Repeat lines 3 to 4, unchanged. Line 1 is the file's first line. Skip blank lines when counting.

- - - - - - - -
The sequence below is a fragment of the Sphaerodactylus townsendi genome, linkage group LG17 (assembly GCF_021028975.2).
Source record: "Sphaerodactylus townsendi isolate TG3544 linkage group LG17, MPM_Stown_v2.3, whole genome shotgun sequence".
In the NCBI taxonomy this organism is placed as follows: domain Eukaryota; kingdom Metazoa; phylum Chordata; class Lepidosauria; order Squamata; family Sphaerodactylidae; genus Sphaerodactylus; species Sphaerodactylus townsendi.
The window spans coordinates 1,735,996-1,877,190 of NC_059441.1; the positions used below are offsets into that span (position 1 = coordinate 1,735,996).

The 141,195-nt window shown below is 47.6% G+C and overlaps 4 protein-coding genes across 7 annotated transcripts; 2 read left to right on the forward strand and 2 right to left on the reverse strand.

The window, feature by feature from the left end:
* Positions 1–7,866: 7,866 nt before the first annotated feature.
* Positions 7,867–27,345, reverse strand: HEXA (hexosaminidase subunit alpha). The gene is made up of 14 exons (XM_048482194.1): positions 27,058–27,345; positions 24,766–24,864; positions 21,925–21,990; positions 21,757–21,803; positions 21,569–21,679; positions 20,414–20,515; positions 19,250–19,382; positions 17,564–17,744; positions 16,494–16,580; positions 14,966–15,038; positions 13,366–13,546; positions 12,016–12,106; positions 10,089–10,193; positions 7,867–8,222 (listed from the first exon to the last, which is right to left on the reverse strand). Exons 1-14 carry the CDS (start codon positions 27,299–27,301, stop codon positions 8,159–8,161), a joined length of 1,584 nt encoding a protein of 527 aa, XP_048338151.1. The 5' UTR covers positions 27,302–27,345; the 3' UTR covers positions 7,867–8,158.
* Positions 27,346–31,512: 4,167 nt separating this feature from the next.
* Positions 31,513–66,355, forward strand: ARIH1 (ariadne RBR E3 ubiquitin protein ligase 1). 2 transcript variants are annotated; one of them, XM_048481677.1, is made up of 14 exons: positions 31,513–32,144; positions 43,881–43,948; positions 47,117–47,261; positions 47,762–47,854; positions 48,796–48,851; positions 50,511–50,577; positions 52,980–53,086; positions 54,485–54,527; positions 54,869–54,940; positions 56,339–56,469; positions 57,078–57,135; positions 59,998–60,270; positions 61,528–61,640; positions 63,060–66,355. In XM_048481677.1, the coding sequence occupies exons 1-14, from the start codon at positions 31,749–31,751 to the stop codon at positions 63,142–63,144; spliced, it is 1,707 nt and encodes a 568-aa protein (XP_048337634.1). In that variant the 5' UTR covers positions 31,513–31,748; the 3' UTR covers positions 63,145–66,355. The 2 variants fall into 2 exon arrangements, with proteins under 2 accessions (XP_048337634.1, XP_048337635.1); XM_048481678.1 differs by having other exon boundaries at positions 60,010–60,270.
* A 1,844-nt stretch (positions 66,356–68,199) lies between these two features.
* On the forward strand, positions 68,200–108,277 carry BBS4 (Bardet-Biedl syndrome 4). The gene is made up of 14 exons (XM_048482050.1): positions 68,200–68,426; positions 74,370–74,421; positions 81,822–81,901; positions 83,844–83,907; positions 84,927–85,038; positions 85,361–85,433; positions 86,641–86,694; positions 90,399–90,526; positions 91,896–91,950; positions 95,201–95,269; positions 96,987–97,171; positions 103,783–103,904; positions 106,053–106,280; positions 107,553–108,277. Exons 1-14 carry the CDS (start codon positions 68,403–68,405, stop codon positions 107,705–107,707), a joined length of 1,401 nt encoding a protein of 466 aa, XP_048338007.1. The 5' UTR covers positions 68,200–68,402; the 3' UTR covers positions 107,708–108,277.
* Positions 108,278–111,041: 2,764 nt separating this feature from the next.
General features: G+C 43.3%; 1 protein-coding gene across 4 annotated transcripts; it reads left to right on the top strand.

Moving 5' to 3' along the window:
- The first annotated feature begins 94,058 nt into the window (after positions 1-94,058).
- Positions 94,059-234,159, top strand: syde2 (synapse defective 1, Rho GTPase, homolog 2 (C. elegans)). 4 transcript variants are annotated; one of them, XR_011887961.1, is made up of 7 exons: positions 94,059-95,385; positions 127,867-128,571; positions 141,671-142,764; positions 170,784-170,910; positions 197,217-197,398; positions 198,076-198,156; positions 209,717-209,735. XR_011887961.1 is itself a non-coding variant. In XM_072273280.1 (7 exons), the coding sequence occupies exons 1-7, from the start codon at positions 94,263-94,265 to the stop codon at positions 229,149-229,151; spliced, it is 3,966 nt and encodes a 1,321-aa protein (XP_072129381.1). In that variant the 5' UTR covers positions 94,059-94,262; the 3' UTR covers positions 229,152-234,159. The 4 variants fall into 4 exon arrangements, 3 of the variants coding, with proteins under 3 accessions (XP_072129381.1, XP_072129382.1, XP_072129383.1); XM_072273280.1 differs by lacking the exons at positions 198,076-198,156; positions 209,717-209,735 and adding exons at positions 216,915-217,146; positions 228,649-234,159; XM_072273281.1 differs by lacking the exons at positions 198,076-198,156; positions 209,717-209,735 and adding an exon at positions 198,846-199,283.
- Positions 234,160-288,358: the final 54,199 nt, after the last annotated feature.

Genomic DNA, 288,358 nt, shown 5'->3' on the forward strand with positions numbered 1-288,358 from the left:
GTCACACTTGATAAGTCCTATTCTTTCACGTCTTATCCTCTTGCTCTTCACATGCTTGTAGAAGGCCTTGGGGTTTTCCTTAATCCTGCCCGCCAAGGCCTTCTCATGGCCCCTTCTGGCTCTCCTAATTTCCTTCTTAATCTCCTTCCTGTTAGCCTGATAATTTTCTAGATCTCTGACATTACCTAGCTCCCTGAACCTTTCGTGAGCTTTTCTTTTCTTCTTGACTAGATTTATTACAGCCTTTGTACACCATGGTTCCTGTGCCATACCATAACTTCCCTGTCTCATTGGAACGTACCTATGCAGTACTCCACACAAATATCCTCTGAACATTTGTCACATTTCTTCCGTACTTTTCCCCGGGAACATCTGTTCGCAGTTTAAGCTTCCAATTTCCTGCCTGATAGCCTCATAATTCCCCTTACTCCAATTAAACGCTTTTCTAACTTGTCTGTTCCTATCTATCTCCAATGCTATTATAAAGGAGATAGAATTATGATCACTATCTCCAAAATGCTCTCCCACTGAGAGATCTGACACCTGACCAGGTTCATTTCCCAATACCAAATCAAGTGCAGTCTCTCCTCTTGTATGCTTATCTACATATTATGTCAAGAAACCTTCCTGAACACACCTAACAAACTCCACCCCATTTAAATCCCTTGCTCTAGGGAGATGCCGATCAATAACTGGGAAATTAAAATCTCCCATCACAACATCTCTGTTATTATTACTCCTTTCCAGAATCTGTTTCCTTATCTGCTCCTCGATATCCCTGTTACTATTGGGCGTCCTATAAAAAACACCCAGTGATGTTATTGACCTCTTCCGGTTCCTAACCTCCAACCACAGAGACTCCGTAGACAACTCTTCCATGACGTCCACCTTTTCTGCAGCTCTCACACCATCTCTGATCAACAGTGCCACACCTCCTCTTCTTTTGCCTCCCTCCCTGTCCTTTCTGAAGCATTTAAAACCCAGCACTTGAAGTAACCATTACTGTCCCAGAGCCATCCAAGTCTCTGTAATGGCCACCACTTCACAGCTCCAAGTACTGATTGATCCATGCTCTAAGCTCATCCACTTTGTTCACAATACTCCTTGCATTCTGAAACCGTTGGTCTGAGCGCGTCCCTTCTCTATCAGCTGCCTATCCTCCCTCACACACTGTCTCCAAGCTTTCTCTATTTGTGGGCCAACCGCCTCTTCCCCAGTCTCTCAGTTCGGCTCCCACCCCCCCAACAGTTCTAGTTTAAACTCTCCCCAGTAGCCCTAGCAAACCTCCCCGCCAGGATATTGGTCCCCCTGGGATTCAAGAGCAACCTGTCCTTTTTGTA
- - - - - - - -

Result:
In the NCBI taxonomy this organism is placed as follows: domain Eukaryota; kingdom Metazoa; phylum Chordata; class Lepidosauria; order Squamata; family Sphaerodactylidae; genus Sphaerodactylus; species Sphaerodactylus townsendi.
The window spans coordinates 1,735,996-1,877,190 of NC_059441.1; the positions used below are offsets into that span (position 1 = coordinate 1,735,996).